Fast Food 11

This week’s installment of Fast Food covers thoughts on cooking in public. You can always impress people by setting the stove on fire and handling the situation. Fast Food is a weekly blog about cooking and the micropolitics of dining by Thomas Schoenberger and Max Dax. Due to technical problems this week’s episode didn’t get published yesterday. But that’s the way it is, sometimes we have to wait—and not only in expensive restaurants. The photo was taken in a small traditional trattoria in Via Nino Bonnet in Milan, Italy. ~ Photo: Max Dax


Read previous episodes of Fast Food here.


Dax: I have to admit that I never understood this wine policy thoroughly. We were talking about the Restaurant Themroc before. Two decades after the Restaurant Schönberger was forced to close, this restaurant offers a small but ultra-effective selection of wines from Bourgogne origin. They limited themselves as you did, but they aren’t quite so strict. They sell their Bourgogne by the bottle—they offer Pinot Noir, Aligoté, Côte Chalonnaise, Côte d’Or and only a couple more. No Montrachet of course, but also no carafes. I want to add that dining at the Themroc is one thing, drinking or getting drunk there another. By focusing on the wine, the Themroc attracts the similar kind of fringe clientele that the Schönberger once did.

Schoenberger: I quite like the concept of inviting chefs from other restaurants to cook for one night only. The Themroc managed to make a buzz out of it. Wasn’t that an idea of yours?

Dax: Honestly? I think it was one of those ideas that the space itself implied. There do exist magical spaces in the truest sense of the word—spaces that inherit a strong energy field, places which demand that certain experiments take place. I would like to describe the Themroc‘s space first. Still located in Torstraße 183, the Themroc is a very narrow restaurant. The first thing you see when you enter the Themroc is the bar counter—but behind the counter you have the kitchen and not the bar. As a guest, you can watch the crew chopping, cooking and preparing the dishes. As a concept that has come to stand the test of time, you can order only one set menu for dinner. Unlike The Schönberger, and depending on how crowded the place is, you can make requests, if you don’t want meat for example. And of course you can skip the soup or the dessert if you want. But you’ll never have big options to choose from. This is very practical for the crew since they can plan the night and organize the purchases. As a guest you could choose between the aforementioned Burgundy wines. Psychologically, emphasis was put on aiding the guests’ decision on which wine to have as an accompaniment. This can sometimes be nice, after all Willy Nelson once wrote a song called “Why Do I Have to Choose?”.  As such, regular guests of the Themroc naturally became Burgundy wine experts of sorts. I’d say they kicked your strict wine police up a notch. However, even though they celebrated their small wine list, somehow the Themroc never became a refuge for top earners. Instead it was for lost souls and asphalt cowboys and people seeking that elusive a quantum of solace. Funnily enough, the Themroc’s wine dealer eventually recruited a number of new clients straight from the restaurant’s customer base. They’d start buying and trying out the whole range of Burgundy wines offered because the more you travel and taste local wines in different regions the broader your horizon becomes. You begin to connect a certain taste with a certain landscape, with stories and events. I think it’s totally legitimate to recall memories by picking a specific wine for dinner. It becomes an intentional attempt to trigger Proust-like Madeleine moments.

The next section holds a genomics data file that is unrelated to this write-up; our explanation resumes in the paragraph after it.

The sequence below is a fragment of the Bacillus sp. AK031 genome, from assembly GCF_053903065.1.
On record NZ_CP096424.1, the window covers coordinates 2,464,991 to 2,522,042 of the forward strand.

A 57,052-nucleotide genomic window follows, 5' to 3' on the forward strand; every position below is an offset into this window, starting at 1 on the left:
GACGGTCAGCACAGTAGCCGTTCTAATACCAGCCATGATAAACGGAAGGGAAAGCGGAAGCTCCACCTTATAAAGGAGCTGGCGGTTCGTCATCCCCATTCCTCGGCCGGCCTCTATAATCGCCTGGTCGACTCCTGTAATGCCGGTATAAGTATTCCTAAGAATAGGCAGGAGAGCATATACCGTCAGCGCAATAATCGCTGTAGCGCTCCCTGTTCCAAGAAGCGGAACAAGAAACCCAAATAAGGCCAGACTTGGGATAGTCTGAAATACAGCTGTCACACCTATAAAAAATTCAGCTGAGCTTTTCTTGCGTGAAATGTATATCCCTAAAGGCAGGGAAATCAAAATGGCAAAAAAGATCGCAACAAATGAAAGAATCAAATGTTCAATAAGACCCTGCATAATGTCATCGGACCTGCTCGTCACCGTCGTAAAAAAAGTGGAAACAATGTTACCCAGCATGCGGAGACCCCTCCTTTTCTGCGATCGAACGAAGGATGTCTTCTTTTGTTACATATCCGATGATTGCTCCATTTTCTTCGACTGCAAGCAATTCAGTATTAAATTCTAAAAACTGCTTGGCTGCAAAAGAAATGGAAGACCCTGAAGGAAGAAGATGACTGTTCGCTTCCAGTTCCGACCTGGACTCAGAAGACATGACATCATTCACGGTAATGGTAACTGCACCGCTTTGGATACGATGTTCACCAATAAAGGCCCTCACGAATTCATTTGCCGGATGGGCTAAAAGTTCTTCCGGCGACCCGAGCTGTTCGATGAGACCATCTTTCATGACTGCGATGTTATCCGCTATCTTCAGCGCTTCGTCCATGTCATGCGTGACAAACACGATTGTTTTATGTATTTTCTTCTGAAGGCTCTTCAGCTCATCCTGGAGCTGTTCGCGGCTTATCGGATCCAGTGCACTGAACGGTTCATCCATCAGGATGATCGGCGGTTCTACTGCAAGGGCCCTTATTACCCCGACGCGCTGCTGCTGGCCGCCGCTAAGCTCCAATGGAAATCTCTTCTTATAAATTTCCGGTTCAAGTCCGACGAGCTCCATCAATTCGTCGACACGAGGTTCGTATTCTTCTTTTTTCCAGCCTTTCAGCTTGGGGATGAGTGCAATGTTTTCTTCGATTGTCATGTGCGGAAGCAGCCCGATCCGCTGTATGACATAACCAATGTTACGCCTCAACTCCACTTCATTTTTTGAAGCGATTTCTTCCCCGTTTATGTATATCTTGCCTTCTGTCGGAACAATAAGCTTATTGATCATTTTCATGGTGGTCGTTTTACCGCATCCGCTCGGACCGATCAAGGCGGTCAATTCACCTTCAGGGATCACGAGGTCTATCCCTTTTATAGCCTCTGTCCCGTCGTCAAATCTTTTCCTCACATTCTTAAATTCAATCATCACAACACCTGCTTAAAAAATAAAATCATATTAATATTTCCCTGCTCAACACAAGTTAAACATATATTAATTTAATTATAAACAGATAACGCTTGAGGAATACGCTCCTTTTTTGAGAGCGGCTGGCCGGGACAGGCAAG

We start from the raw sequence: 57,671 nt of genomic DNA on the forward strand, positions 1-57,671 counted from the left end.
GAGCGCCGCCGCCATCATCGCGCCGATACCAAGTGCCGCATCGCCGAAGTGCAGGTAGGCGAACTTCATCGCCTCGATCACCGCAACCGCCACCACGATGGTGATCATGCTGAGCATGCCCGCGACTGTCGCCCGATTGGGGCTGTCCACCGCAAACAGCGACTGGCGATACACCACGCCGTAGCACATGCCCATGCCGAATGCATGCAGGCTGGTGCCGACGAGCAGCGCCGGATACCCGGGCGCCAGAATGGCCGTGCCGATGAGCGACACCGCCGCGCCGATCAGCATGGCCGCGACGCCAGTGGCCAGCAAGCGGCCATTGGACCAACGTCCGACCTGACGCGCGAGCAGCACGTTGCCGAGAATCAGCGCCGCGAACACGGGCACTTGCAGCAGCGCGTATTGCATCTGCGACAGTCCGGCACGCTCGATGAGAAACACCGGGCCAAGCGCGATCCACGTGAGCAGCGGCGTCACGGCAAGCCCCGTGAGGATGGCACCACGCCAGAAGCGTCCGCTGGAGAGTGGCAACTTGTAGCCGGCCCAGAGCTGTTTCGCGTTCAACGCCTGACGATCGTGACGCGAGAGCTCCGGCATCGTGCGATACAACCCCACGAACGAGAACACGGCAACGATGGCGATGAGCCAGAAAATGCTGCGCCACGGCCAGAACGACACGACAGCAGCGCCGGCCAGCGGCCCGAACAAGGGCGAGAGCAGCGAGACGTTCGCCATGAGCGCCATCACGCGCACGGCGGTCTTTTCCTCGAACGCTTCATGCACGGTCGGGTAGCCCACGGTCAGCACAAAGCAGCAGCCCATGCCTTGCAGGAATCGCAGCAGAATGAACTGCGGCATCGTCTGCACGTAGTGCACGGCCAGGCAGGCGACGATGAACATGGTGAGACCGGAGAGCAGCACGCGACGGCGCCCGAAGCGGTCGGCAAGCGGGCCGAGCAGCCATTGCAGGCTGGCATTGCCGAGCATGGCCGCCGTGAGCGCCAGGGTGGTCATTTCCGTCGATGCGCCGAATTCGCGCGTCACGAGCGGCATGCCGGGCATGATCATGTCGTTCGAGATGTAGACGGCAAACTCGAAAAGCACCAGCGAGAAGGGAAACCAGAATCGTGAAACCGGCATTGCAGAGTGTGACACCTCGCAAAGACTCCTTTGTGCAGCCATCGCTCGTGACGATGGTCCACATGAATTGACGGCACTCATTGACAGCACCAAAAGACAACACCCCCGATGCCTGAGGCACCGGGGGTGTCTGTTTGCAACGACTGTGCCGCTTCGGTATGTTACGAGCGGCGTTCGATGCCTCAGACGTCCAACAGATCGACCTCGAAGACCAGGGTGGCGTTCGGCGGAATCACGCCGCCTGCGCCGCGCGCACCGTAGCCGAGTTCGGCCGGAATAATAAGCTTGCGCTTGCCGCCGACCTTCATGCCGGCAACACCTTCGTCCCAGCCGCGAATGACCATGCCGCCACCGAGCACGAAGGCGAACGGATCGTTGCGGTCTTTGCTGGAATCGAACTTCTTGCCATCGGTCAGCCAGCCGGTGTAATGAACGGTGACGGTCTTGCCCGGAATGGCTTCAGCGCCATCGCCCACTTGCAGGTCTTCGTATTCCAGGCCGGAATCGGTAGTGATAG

Schoenberger: I live in Bern now, in the rogue state Switzerland. Actually, we call Switzerland a Schurkenstaat. For that reason I’ve never become a frequent guest of the Themroc, but whenever I find myself in Berlin I will dine there. It’s the same kind of loyalty that I have for the Chartier Bouillon in Paris or Gino’s in New York’s Upper East Side. It’s closed now, it was replaced by a chain restaurant franchise. This is so sad! It’s like a friend who has died. Certain restaurants should be preserved like sites of historic interest.

Dax: It gives me the shivers to even think about the Themroc being replaced by just another Berlin-Mitte art gallery.

Schoenberger: Everytime I went to the Themroc I was sure to meet at least a dozen of interesting people—filmmakers, poets, authors, musicians, actors.  They were all there, some of them desperate. The place was always heaving. Late at night you could almost sense the smell of blood and sex and hedonism in there. In a way, moodwise, it was quite similar to the Schönberger experience two decades before.

Dax: As I said, sooner or later the concept of the guest chef had to pop up. I pitched for being the first guest cook at the Themroc and I succeeded. I had never before cooked for a crowd of fifty hungry people, every single one ordering the four-course dinner. I had invited a lot of people via email a week earlier and after a couple of days the Themroc was fully booked. We had to turn down requests. But at least we knew what we were facing: almost exactly 200 plates.

Schoenberger: What did you cook and how did you organize it?

Dax: For one reason or another I decided to center the dinner around swordfish—just to have a roadmap, you know? I then asked my friend Frank Uebelherr, then owner of the restaurant Noodles e figli in Berlin-Kreuzberg, if he could name me the best fish wholesaler in town. Atlantic Seafood it was. I ordered ten kilograms of swordfish belly in sashimi quality and picked it up in a Styrophoam box filled with industrial ice.

Schoenberger: But you must have had a plan?

Dax: Also true. Knowing that I had sashimi quality swordfish at hand, I decided to prepare fifty plates of raw swordfish belly slices. You know, I’d drape the thin swordfish slices on the blank white plates and marinate them with freshly squeezed lemon juice. The only thing I had to take care of was that I had to put these fifty prepared plates in a fridge. That bought me the time to prepare two huge pots of straight tomato sauce that I enhanced with all the leftovers of the starters plus three kilos of plain chopped swordfish. Logistically speaking, the ugliest part was boiling the pasta—I had to cook the fifty portions consecutively. The rest was easy. I grilled a swordfish steak for everyone in the house, flavoring it with mint, lemon, salt, white wine and served it with bread. Thanks to the excellent quality of the fish I was allowed to cook it saignant. As for dessert, I baked a couple of wine cakes that we served with coffee and schnapps. That was it.